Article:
‘The Last Stand,’ reviewed by Marshall Fine


Sometimes, all you want is a knock-down, guns-blazing approximation of an old-style western, even if it’s set in contemporary times. As a modern oater, “The Last Stand” is shamelessly entertaining.

As guilty pleasures go, this one is relatively defensible. Directed by Korean émigré Kim Jee-woon, it’s a 21st-century take on a story that was old hat when it was new hat 60 years ago, when they called it “High Noon.”

Not that you would want to see Arnold Schwarzenegger in the Old West. The global society we live in is all the explanation you need for how he winds up with that accent while working as a small-town New Mexico sheriff in 2013. If it was 1893, that would take far more exposition than any normal movie has time for.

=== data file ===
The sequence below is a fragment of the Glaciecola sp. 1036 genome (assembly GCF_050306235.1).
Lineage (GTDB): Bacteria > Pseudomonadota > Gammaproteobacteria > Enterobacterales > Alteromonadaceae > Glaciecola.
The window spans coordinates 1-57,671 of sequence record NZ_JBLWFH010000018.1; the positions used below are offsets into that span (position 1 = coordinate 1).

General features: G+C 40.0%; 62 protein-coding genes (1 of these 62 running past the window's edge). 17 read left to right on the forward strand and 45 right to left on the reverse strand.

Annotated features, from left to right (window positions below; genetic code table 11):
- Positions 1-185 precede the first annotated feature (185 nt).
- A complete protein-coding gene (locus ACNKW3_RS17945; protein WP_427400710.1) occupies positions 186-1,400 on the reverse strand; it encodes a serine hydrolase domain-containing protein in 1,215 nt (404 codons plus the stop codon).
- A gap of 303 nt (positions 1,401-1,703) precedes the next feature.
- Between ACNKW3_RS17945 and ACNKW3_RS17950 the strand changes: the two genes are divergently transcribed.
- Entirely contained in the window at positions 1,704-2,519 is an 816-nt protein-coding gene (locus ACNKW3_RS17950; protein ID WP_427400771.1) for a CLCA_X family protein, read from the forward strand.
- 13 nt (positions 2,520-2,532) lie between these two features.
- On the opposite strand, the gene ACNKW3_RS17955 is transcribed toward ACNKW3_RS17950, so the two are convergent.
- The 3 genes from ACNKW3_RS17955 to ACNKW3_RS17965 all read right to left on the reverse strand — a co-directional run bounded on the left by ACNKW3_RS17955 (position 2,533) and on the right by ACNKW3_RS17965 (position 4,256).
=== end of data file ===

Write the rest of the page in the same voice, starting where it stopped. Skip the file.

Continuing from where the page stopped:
(And really, Arnold, about that accent: Somehow Rutger Hauer, Ulrich Thomsen, Julie Delpy and Peter Stormare have managed to sand the edges off their accents, until they speak like middle Americans. The fact that none of them have been in the U.S. as long as you have leads me to the conclusion that you’re just not trying. Don’t you worry that the accent will lead directors to pigeonhole you in roles as an Austrian-American?)

This review continues on my website.

Back to Top